Critiques that journalists hear over election coverage also can be applied to everyday reporting.
A presidential election is one of the greatest tests the American news media can endure. It is an event that directly affects nearly everyone in the country, and the performance of the national media has a significant influence over its outcome. Nearly everything that citizens know about the candidates from knowledge of their proposals to a feeling for their personality - comes from the media.
Because the stakes are so high, so are the dangers. In a national election, there are countless agendas to take into consideration: What image does the candidate want to project? What interests are behind that image? What weaknesses are being downplayed or ignored? When journalists follow a candidate's run for the White House, they are reporting for such a broad-based and diverse audience that it often can be difficult to represent all the interests. But those journalists have to do it.
The amount of spin and planned manipulation that has become a standard part of campaigning makes the journalists' job that much more difficult. On Page 17, Jena Heath gives us a glimpse into life on the campaign trail. This year is her first time covering a presidential election, and she's following Texas Gov. George W. Bush on his campaign tour.
Of the two presidential candidates, Bush has been called the more mediasavvy. As the story in this issue shows, he does a good job of getting personal with the media that cover him. His nicknames, inside jokes and charming chit-chat with reporters can go a long way in bringing out his more human side - a side that he hopes will be reflected in the coverage he receives.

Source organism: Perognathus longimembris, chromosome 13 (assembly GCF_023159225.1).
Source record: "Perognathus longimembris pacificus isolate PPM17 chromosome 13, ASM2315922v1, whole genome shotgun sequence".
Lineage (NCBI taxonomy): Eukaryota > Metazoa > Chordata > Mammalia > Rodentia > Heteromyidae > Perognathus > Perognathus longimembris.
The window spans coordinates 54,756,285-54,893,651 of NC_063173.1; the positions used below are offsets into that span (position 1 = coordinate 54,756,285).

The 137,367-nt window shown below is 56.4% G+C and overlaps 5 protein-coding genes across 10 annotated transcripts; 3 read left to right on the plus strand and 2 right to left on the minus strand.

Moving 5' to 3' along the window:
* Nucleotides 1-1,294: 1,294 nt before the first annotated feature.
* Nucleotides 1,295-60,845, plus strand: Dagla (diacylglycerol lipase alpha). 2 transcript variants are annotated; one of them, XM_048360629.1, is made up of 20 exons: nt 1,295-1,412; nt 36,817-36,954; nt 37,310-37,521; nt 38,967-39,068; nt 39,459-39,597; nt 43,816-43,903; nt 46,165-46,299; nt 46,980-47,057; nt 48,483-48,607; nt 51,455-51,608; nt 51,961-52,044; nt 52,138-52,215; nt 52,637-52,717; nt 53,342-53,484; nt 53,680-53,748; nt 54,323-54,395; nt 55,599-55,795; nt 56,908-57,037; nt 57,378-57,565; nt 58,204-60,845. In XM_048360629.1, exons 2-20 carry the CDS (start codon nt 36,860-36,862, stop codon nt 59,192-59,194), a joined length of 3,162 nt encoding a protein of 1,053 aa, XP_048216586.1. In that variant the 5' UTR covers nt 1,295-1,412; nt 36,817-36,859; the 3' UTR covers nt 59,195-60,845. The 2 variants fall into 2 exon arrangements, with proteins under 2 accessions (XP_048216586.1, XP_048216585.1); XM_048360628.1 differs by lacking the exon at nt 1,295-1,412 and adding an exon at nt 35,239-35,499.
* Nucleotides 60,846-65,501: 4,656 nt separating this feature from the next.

Vice President Al Gore is known for an approach that seems to be just the opposite. He goes out of his way to carefully plan and script the coverage he receives, and he often opts for a more stiff and prepared image over a personal, human one.
Is it possible to give equal and fair coverage to these two candidates? Journalists that cover these issues have to see past the hype, see past the artificial friendliness, see past the charm. They have to take in the spin offered by both sides and try to decide what is truly important because the public relies on them for information.
And, as Heath's story shows, a certain pack mentality is inherent in political coverage. A special kind of camaraderie develops among the reporters who spend countless hours and days together on long bus trips. When the people who head up the coverage share quotes, share tips, and share ideas, what happens to originality in their coverage? It becomes even more of a challenge to look beyond the prepared statements and events and find the real stories - the stories that are of interest to the real public - that lie beneath. …